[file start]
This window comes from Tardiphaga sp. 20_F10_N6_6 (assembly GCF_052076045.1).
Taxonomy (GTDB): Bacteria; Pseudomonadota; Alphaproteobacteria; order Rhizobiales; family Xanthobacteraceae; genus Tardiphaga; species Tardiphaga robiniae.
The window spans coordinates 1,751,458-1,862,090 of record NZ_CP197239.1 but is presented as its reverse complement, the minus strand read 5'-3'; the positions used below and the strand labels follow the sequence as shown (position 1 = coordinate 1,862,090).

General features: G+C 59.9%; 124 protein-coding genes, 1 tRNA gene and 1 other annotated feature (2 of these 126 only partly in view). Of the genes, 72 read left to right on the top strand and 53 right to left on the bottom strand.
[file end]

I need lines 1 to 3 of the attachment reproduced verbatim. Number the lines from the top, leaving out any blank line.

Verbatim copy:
This window comes from Tardiphaga sp. 20_F10_N6_6 (assembly GCF_052076045.1).
Taxonomy (GTDB): Bacteria; Pseudomonadota; Alphaproteobacteria; order Rhizobiales; family Xanthobacteraceae; genus Tardiphaga; species Tardiphaga robiniae.
The window spans coordinates 1,751,458-1,862,090 of record NZ_CP197239.1 but is presented as its reverse complement, the minus strand read 5'-3'; the positions used below and the strand labels follow the sequence as shown (position 1 = coordinate 1,862,090).